Winning The Revenue Game, Part 1: The CEO’s Revenue Formula

By Rick McPartlin

The science of “Revenue Generation” has uncovered a formula for CEOs to use to take control over the growth of profitable revenue.

This formula has five variables that determine revenue outcome. The five variables aren’t optional! The only question is: Are they managed intentionally or unintentionally? Choosing to manage them intentionally creates control over the revenue outcomes — and that includes control over the growth and profitability of the business.

The CEOs who personally or through their CRO (Chief Revenue Officer) decide to apply the discipline of this formula will not only grow their profitable revenue but will do it at the same time they lower their “Cost of Chaos.” The Cost of Chaos for producing profitable revenue for a B2B business is normally in the range of 20 percent of the topline, and for a B2C business, it’s in the area of 10 percent of the topline. Every dollar of chaos removed goes directly to EBITDA — a result well worth the time.

The result will be increased profits on current business and the predictable growth of profitable revenue in the future, while rapidly growing the company’s valuation.

Let’s take a look at the revenue formula and the discipline required to manage it.

The CEO’s Revenue Formula:

Alignment (Revenue Strategy + Execution) x (Leverage x Structure)

The formula has five variables, and the order in which you apply them does make a difference. Everyone knows that an aligned business performs better than a chaotic business. So alignment is good — right?

When it comes to producing profitable revenue, the challenge is “Alignment to WHAT?”

That’s why the first order of managing the formula is to create a Revenue Strategy, because that’s what you’ll be aligning with. Without the Revenue Strategy, there is no alignment, and all execution is anyone’s guess as to what is the best thing to do is right now. The investments you make in the supporting structures like training, CRM and marketing programs are also anyone’s guess as to what’s the right thing at the right time, based on anyone’s interpretation of “the right thing to do.”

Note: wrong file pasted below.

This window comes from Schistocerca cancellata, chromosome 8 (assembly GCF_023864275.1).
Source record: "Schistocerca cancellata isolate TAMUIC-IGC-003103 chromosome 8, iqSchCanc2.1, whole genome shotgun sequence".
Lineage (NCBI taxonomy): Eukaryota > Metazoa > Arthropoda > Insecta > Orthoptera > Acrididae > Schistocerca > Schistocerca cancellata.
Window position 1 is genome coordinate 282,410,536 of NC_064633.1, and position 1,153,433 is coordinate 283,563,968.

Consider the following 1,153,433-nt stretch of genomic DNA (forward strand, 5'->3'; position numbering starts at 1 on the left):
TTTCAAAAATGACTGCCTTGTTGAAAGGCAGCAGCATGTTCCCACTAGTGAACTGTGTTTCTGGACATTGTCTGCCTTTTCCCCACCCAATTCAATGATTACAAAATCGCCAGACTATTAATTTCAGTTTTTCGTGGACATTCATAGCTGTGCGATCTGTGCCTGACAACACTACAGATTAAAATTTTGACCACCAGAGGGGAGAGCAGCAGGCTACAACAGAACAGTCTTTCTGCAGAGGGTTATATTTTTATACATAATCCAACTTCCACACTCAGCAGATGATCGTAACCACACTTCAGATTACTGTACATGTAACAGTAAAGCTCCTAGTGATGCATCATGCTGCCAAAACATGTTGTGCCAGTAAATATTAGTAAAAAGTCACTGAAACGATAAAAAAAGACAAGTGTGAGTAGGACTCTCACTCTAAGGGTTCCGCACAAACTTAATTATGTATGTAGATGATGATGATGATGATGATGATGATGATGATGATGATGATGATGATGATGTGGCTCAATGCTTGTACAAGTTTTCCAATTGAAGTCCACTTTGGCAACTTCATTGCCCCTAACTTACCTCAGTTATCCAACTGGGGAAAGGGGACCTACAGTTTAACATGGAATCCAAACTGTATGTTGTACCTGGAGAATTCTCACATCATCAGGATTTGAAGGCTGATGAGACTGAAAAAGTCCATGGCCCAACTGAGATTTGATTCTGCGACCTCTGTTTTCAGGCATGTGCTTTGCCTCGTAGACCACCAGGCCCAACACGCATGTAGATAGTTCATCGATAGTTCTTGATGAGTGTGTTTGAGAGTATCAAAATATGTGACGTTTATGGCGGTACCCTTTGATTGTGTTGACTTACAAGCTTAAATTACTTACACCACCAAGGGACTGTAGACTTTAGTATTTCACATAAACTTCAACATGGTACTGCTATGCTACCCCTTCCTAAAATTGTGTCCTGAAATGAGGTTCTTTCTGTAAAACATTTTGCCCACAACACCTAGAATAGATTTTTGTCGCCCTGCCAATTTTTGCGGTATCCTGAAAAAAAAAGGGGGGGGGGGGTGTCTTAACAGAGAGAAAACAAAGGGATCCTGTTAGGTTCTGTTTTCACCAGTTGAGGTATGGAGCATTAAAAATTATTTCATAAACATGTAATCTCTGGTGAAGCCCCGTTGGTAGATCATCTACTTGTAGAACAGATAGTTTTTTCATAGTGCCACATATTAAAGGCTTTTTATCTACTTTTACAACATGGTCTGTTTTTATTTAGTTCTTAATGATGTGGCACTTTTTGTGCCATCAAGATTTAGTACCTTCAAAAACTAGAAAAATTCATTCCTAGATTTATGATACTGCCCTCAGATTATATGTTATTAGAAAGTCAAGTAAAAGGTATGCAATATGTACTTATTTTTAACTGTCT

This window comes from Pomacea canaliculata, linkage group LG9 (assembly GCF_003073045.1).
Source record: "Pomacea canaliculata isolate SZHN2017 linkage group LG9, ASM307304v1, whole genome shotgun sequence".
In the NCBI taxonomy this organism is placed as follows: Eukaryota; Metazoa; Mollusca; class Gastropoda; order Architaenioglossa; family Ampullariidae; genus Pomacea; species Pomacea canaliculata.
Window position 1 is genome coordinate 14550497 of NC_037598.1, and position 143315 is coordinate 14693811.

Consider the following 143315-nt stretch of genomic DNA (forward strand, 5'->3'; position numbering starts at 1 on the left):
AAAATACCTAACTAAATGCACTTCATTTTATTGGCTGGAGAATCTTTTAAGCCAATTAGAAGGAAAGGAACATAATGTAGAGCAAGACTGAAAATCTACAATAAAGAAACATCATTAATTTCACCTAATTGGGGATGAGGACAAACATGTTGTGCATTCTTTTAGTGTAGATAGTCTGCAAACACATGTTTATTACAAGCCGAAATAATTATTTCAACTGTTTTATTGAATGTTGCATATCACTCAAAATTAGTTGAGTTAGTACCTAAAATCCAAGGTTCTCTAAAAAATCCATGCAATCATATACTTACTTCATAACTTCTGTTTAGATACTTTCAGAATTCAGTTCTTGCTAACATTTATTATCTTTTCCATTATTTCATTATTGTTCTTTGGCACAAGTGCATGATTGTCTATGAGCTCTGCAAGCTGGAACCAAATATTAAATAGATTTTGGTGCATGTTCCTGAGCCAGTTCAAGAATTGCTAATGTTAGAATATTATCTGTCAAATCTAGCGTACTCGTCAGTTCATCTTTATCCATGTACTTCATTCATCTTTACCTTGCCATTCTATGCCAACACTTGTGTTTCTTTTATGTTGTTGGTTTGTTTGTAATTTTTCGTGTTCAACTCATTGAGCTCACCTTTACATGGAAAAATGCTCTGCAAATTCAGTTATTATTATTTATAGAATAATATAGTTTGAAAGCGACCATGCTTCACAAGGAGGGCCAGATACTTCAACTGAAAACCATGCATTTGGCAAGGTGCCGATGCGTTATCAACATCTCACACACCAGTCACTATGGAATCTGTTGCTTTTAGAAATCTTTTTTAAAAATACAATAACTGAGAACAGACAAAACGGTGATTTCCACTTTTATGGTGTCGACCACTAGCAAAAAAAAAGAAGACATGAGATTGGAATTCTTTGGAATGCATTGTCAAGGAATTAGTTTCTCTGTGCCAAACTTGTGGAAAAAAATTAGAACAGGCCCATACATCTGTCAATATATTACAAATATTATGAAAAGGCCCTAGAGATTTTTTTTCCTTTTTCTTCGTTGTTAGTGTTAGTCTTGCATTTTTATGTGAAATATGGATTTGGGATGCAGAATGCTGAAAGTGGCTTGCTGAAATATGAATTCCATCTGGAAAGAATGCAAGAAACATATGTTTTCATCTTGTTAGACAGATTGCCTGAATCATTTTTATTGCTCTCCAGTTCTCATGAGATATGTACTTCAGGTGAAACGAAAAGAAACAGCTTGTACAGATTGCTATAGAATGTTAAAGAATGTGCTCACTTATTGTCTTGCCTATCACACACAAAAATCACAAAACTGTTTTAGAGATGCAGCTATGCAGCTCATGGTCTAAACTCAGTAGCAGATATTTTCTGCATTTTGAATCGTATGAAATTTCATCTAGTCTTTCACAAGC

Starting with a Revenue Strategy allows the whole organization, the partners as well as all of the supporting structure, to align with the same mission and metrics. Results are no longer driven by the right guess or being at the right place and the right time, as they are when there is no strategic direction.

Having this discipline creates repeatability, and, regardless of the result, there is now a way to learn from the results and make measurable improvements.

Lastly, the quality of the Revenue Strategy determines the Maximum Margin the market will pay. The strategy declares the value based on the Customer Problem being solved and the Niche being dominated. Without a single Revenue Strategy, the values and, hence, the margins are negotiated by each individual salesperson with each individual prospect, and your result is anything but predictable. Your brand and your margin are random as a result of each individual’s daily interpretation.

The launching point of successfully managing this formula is the Revenue Strategy. Let’s take a look at exactly what makes up a complete Revenue Strategy.

Variable 1: Revenue Strategy

Everyone understands that winning The Revenue Game is about success in the market. Revenue leaders need clarity about what needs to be accomplished and the value that accomplishing it brings to the market. Clearly telling the story to the leadership team, partners and customers is critical.

The Revenue Strategy variable, and the clarity it creates, is a key way to advance the execution of corporate goals. When there’s no clarity, each situation is treated as “one of a kind,” to be differently interpreted by each player in the game each time they engage in the market.

The quality of the strategy determines the maximum value of the offer. The strategy determines what can be charged and ultimately the profitability of the offer and the whole business. If the strategy has no value, the seller can’t ask for a lot of money from the buyer, and the seller will receive less from each transaction because the buyer perceives a risk.

Intentionally developing value and clarity make the engagement safer for the buyer and more profitable for both the buyer and the seller. To have a strategy that delivers high value requires answering these five questions:

  1. What is the brand promise (the experience the customer, partners and staff can count on every time)?
  2. What’s the customer “problem” that is solved — that no one else solves?
  3. What niches are dominated or will be dominated in the near term?
  4. How is the ideal customer defined?
  5. What are the key offer(s) to dominate the niche?

These five questions must be answered for the sake of the organization’s brand. Then, the same questions must be answered for each niche to be dominated. When these questions are successfully answered for both the organization and for the niches, the result is a framework that links all the variables in the formula. So, without the right answers, all market results are unintentional.

There’s more! Read Part 2 to learn the other four variables to creating a successful Revenue Generation.

Rick McPartlin is the CEO of The Revenue Game and is a revenue generation consultant and Vistage speaker. McPartlin was a Vistage member development chair from 2002 to 2009.
Originally published: Feb 6, 2012

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